Well. If there was ever a book that would describe my life, here it is. The very title supports what we have known for a long time (and confirmed by a teacher last year): that traditional public school just isn’t set up for this kind of kid. The kind of kid we have.
How could it? Traditional public education was designed to educate large numbers of children at the same time, at the same pace, by one teacher. I learned very quickly that teaching was like herding cats. Wet, angry, vengeful cats. Full of carbonated hormones…though that may be a characteristic of middle school only.
My kid was described as marching to the beat of his own drummer by his preschool teacher when he was three. So it really shouldn’t surprise me that school has been such a challenge. I guess I just expected that it would be different, since Tom and I both have teaching degrees and teaching experience. How wrong I was.
Making the Choice by Corin Barsily Goodwin and Mika Gustavson was recommended to me when it first came out several months ago. I made note of it, didn’t buy it; I already had two shelves full of books on gifted kids that I haven’t read, I really couldn’t afford another. We moved. School started. Things started going a little south. Things went south a little faster. I ordered the book. I stared at the book. I picked up the book, I put down the book. This went on for some time.
I was afraid of the book.
I read the book.
If it weren’t for the fact that this house barely holds the four of us plus the OMG she got skunked again dog, I’d be entirely convinced that Corin and Mika were living in my front closet. The description of a 2e kid in a traditional school and its punishing effect on home life is spot on. Frighteningly so. At one point I was crying while reading. In public. It hurts to read what you’re living, even though you know others have survived it. Big reason why I have two shelves full of books on gifted kids that I haven’t read. I’m also a stress ball of queasy anxiety these days, so it really doesn’t take much to set off the emotional fountain.
Then the book moves into the transition from traditional schooling to homeschooling and how it might benefit a square peg child. Like ours. And it gave me…it gave us…hope. Knowing that other parents have not only gone down this road, but have cleared the brambles and are providing guidance on the path less traveled, has brought us a small manner of peace. Knowing that A could advance at his own pace, accommodating his disabilities while challenging his mind…it’s what he needs.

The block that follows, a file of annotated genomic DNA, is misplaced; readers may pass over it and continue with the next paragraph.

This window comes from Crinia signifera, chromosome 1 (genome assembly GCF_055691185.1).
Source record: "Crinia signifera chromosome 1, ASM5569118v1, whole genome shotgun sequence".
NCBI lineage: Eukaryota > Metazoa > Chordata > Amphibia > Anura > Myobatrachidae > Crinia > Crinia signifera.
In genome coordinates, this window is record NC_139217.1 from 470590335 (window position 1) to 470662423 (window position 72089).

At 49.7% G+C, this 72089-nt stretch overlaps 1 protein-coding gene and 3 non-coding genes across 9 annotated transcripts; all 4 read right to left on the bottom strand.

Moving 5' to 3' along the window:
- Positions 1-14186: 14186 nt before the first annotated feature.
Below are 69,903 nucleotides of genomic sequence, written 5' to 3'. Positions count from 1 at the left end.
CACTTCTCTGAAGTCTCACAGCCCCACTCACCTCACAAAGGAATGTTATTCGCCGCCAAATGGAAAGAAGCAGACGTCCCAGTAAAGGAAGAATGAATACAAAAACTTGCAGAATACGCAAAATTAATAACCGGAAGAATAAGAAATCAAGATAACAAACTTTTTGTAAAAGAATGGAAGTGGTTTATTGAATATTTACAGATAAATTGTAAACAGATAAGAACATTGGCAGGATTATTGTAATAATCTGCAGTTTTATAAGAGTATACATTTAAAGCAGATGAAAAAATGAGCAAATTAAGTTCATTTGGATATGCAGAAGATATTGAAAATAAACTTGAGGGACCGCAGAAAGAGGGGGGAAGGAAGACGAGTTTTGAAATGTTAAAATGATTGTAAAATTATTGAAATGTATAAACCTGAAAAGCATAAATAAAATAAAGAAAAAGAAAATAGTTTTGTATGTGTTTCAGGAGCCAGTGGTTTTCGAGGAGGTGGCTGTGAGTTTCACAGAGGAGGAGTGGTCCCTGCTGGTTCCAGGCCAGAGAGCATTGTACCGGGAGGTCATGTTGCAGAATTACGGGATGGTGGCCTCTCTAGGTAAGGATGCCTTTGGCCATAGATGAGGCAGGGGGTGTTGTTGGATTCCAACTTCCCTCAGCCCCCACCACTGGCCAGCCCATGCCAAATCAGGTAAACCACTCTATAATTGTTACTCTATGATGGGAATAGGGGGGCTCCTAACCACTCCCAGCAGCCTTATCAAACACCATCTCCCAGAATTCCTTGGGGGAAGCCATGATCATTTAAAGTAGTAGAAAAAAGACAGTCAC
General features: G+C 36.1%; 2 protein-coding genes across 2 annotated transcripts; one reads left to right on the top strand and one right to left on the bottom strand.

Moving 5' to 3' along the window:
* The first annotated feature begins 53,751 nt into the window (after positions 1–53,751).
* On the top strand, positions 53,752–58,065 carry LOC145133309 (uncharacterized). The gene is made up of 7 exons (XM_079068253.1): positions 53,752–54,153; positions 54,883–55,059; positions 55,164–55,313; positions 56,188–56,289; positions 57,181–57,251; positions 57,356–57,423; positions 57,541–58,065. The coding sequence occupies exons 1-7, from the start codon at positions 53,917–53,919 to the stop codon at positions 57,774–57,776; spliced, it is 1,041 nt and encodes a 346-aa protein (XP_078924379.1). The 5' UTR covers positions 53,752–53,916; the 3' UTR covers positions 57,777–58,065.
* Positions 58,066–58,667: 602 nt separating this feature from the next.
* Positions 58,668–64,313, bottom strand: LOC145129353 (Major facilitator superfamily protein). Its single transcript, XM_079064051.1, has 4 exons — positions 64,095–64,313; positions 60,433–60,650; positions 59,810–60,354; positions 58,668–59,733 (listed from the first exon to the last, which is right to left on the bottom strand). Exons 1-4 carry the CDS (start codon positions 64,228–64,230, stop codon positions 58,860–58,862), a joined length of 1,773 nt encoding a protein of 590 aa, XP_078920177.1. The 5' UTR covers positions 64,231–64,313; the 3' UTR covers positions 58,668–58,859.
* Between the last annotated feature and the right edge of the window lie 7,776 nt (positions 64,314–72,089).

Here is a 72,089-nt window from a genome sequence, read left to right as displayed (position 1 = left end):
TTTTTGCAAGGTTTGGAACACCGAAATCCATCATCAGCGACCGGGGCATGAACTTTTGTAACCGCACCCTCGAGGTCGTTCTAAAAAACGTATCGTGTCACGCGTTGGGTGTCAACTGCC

Tom finished the book before I did, turned the last page, and said that this was probably our best bet at this time. I never, ever expected to hear that. We don’t have the educational options here in IL that we did in CO; it’s either tough it out in public school, sell a kidney for private school with no guarantee things would improve, or jump into the homeschool pool knowing that it’ll be a shock but that once acclimated you probably won’t want to get out. We can’t imagine continuing on the path we’re on right now; the stress we’re under is literally making us ill. We also know that some friends and family will be shocked and concerned and will try to talk us out of it. Well…though I’m pretty open here about Life on the Chaos Front, unless you’re living it you have no freaking idea what it’s like and how agonizing a decision like this is. Nothing has been decided at all, not by a long shot, but this book really clarified some of the confusion we had about making such a change.
If you have an atypical kid, or a unpleasant school fit for a gifted child, I recommend this book as a starting point to consider your options.
Full disclosure: While I bought this book of my own accord, Corin is a friend of mine and someone whose opinion I’ve sought on several occasions. She had no idea I was writing this review, only that I cried in public while reading the book. She is also the founder of the Gifted Homeschoolers Forum, of which I have recently joined. Beyond that, she’s just a damned fine person and someone I can’t wait to meet in real life.